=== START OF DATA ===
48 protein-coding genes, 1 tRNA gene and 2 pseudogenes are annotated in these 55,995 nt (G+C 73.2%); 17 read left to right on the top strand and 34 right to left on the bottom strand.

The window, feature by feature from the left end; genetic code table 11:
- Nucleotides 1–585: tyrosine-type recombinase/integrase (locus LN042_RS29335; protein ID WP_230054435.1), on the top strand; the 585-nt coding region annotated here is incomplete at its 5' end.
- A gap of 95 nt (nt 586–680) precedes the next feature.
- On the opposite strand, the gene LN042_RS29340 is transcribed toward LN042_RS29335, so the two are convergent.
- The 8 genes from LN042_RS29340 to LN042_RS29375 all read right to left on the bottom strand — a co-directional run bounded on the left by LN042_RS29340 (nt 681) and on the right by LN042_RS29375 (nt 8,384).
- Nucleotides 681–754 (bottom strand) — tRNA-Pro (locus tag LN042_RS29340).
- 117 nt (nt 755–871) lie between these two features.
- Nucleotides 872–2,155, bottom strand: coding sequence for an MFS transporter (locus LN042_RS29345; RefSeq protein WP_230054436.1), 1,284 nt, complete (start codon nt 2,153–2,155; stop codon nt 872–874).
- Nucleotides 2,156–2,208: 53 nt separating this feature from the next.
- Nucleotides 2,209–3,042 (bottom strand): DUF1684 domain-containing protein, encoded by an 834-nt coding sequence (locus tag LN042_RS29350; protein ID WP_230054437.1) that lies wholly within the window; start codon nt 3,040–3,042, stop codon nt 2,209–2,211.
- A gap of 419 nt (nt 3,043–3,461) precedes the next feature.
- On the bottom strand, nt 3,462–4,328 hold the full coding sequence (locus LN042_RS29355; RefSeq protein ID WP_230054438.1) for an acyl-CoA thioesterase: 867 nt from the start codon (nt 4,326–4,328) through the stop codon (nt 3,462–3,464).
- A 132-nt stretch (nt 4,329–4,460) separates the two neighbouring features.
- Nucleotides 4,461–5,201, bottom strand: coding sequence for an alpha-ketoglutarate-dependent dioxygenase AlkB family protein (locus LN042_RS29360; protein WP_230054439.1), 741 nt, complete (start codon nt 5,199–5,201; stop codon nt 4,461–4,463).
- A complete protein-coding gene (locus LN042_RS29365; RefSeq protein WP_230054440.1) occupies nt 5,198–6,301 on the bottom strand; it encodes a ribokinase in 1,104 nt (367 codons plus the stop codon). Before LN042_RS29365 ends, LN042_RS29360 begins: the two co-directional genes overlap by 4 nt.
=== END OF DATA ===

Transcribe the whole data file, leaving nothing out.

48 protein-coding genes, 1 tRNA gene and 2 pseudogenes are annotated in these 55,995 nt (G+C 73.2%); 17 read left to right on the top strand and 34 right to left on the bottom strand.

The window, feature by feature from the left end; genetic code table 11:
- Nucleotides 1–585: tyrosine-type recombinase/integrase (locus LN042_RS29335; protein ID WP_230054435.1), on the top strand; the 585-nt coding region annotated here is incomplete at its 5' end.
- A gap of 95 nt (nt 586–680) precedes the next feature.
- On the opposite strand, the gene LN042_RS29340 is transcribed toward LN042_RS29335, so the two are convergent.
- The 8 genes from LN042_RS29340 to LN042_RS29375 all read right to left on the bottom strand — a co-directional run bounded on the left by LN042_RS29340 (nt 681) and on the right by LN042_RS29375 (nt 8,384).
- Nucleotides 681–754 (bottom strand) — tRNA-Pro (locus tag LN042_RS29340).
- 117 nt (nt 755–871) lie between these two features.
- Nucleotides 872–2,155, bottom strand: coding sequence for an MFS transporter (locus LN042_RS29345; RefSeq protein WP_230054436.1), 1,284 nt, complete (start codon nt 2,153–2,155; stop codon nt 872–874).
- Nucleotides 2,156–2,208: 53 nt separating this feature from the next.
- Nucleotides 2,209–3,042 (bottom strand): DUF1684 domain-containing protein, encoded by an 834-nt coding sequence (locus tag LN042_RS29350; protein ID WP_230054437.1) that lies wholly within the window; start codon nt 3,040–3,042, stop codon nt 2,209–2,211.
- A gap of 419 nt (nt 3,043–3,461) precedes the next feature.
- On the bottom strand, nt 3,462–4,328 hold the full coding sequence (locus LN042_RS29355; RefSeq protein ID WP_230054438.1) for an acyl-CoA thioesterase: 867 nt from the start codon (nt 4,326–4,328) through the stop codon (nt 3,462–3,464).
- A 132-nt stretch (nt 4,329–4,460) separates the two neighbouring features.
- Nucleotides 4,461–5,201, bottom strand: coding sequence for an alpha-ketoglutarate-dependent dioxygenase AlkB family protein (locus LN042_RS29360; protein WP_230054439.1), 741 nt, complete (start codon nt 5,199–5,201; stop codon nt 4,461–4,463).
- A complete protein-coding gene (locus LN042_RS29365; RefSeq protein WP_230054440.1) occupies nt 5,198–6,301 on the bottom strand; it encodes a ribokinase in 1,104 nt (367 codons plus the stop codon). Before LN042_RS29365 ends, LN042_RS29360 begins: the two co-directional genes overlap by 4 nt.